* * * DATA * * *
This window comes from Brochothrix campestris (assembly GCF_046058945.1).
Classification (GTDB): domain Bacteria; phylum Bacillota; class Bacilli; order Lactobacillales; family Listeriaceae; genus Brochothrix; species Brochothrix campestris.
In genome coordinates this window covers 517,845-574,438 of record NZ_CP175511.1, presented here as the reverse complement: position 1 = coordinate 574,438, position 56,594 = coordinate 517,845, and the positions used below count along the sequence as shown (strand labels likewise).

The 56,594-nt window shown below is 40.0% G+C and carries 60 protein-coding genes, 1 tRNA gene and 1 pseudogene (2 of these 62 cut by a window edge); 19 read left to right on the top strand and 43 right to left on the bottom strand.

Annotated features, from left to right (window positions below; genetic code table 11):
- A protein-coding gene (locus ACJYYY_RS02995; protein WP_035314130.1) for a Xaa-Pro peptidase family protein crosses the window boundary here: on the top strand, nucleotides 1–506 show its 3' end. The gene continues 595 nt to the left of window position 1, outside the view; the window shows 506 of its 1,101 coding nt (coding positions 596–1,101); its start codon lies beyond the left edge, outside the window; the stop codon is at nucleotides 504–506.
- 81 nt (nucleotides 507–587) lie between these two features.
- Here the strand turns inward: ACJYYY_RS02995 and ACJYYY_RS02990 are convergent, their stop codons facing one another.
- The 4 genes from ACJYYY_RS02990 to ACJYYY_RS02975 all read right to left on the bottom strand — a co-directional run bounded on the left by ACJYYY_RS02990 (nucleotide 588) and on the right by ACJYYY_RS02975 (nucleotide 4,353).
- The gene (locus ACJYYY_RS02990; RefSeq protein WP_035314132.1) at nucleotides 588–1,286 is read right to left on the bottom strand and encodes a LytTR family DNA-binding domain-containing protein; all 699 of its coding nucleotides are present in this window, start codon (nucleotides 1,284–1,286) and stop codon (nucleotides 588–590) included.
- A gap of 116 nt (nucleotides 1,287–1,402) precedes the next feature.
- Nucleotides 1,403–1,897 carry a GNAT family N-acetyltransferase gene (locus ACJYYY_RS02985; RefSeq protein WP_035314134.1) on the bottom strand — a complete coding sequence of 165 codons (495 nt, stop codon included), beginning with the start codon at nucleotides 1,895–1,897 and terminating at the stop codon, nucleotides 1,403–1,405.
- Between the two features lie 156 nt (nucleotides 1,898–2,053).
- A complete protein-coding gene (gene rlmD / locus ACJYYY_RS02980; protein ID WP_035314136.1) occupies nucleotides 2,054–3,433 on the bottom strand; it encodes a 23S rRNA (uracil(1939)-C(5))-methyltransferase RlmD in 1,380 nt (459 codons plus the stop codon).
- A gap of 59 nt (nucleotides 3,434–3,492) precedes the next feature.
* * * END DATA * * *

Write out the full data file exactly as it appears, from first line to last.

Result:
This window comes from Brochothrix campestris (assembly GCF_046058945.1).
Classification (GTDB): domain Bacteria; phylum Bacillota; class Bacilli; order Lactobacillales; family Listeriaceae; genus Brochothrix; species Brochothrix campestris.
In genome coordinates this window covers 517,845-574,438 of record NZ_CP175511.1, presented here as the reverse complement: position 1 = coordinate 574,438, position 56,594 = coordinate 517,845, and the positions used below count along the sequence as shown (strand labels likewise).

The 56,594-nt window shown below is 40.0% G+C and carries 60 protein-coding genes, 1 tRNA gene and 1 pseudogene (2 of these 62 cut by a window edge); 19 read left to right on the top strand and 43 right to left on the bottom strand.

Annotated features, from left to right (window positions below; genetic code table 11):
- A protein-coding gene (locus ACJYYY_RS02995; protein WP_035314130.1) for a Xaa-Pro peptidase family protein crosses the window boundary here: on the top strand, nucleotides 1–506 show its 3' end. The gene continues 595 nt to the left of window position 1, outside the view; the window shows 506 of its 1,101 coding nt (coding positions 596–1,101); its start codon lies beyond the left edge, outside the window; the stop codon is at nucleotides 504–506.
- 81 nt (nucleotides 507–587) lie between these two features.
- Here the strand turns inward: ACJYYY_RS02995 and ACJYYY_RS02990 are convergent, their stop codons facing one another.
- The 4 genes from ACJYYY_RS02990 to ACJYYY_RS02975 all read right to left on the bottom strand — a co-directional run bounded on the left by ACJYYY_RS02990 (nucleotide 588) and on the right by ACJYYY_RS02975 (nucleotide 4,353).
- The gene (locus ACJYYY_RS02990; RefSeq protein WP_035314132.1) at nucleotides 588–1,286 is read right to left on the bottom strand and encodes a LytTR family DNA-binding domain-containing protein; all 699 of its coding nucleotides are present in this window, start codon (nucleotides 1,284–1,286) and stop codon (nucleotides 588–590) included.
- A gap of 116 nt (nucleotides 1,287–1,402) precedes the next feature.
- Nucleotides 1,403–1,897 carry a GNAT family N-acetyltransferase gene (locus ACJYYY_RS02985; RefSeq protein WP_035314134.1) on the bottom strand — a complete coding sequence of 165 codons (495 nt, stop codon included), beginning with the start codon at nucleotides 1,895–1,897 and terminating at the stop codon, nucleotides 1,403–1,405.
- Between the two features lie 156 nt (nucleotides 1,898–2,053).
- A complete protein-coding gene (gene rlmD / locus ACJYYY_RS02980; protein ID WP_035314136.1) occupies nucleotides 2,054–3,433 on the bottom strand; it encodes a 23S rRNA (uracil(1939)-C(5))-methyltransferase RlmD in 1,380 nt (459 codons plus the stop codon).
- A gap of 59 nt (nucleotides 3,434–3,492) precedes the next feature.